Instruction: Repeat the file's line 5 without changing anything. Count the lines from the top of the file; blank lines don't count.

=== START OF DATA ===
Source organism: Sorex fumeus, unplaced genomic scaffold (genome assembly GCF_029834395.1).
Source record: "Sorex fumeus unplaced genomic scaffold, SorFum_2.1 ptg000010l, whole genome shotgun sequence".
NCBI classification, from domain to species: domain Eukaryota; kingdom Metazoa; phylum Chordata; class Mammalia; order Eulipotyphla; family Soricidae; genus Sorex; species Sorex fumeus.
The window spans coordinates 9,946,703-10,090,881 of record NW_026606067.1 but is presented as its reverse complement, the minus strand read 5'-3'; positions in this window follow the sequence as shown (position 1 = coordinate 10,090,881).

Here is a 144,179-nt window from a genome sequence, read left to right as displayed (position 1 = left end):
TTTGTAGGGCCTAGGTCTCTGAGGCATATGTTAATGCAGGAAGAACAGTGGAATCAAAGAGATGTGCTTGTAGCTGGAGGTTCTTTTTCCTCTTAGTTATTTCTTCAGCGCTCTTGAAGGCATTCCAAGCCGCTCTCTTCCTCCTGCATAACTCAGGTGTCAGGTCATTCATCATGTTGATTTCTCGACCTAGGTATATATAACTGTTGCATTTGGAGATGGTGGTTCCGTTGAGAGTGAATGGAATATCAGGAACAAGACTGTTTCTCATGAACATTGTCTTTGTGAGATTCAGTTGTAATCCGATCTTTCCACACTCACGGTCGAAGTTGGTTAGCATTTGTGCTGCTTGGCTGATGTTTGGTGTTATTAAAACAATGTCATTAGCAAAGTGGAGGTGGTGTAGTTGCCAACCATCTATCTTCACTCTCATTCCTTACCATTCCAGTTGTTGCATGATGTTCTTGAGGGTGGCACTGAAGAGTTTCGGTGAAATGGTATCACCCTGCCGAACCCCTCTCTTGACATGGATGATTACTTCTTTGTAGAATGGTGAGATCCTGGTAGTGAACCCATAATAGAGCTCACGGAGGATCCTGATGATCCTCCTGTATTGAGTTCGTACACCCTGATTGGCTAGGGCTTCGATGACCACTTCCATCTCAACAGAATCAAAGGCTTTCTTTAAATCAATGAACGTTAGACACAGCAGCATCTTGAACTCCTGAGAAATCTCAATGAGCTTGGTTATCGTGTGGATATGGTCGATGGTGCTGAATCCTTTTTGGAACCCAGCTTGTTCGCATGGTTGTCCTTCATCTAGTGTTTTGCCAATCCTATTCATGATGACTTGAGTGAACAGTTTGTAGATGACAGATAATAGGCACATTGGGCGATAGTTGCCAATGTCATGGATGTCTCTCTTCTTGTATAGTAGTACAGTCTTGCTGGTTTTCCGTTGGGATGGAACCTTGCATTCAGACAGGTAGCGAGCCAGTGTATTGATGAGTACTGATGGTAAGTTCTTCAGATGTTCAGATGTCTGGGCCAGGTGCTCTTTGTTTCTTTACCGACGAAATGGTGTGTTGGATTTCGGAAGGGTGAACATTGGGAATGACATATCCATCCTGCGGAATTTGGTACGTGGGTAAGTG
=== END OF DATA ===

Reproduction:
Here is a 144,179-nt window from a genome sequence, read left to right as displayed (position 1 = left end):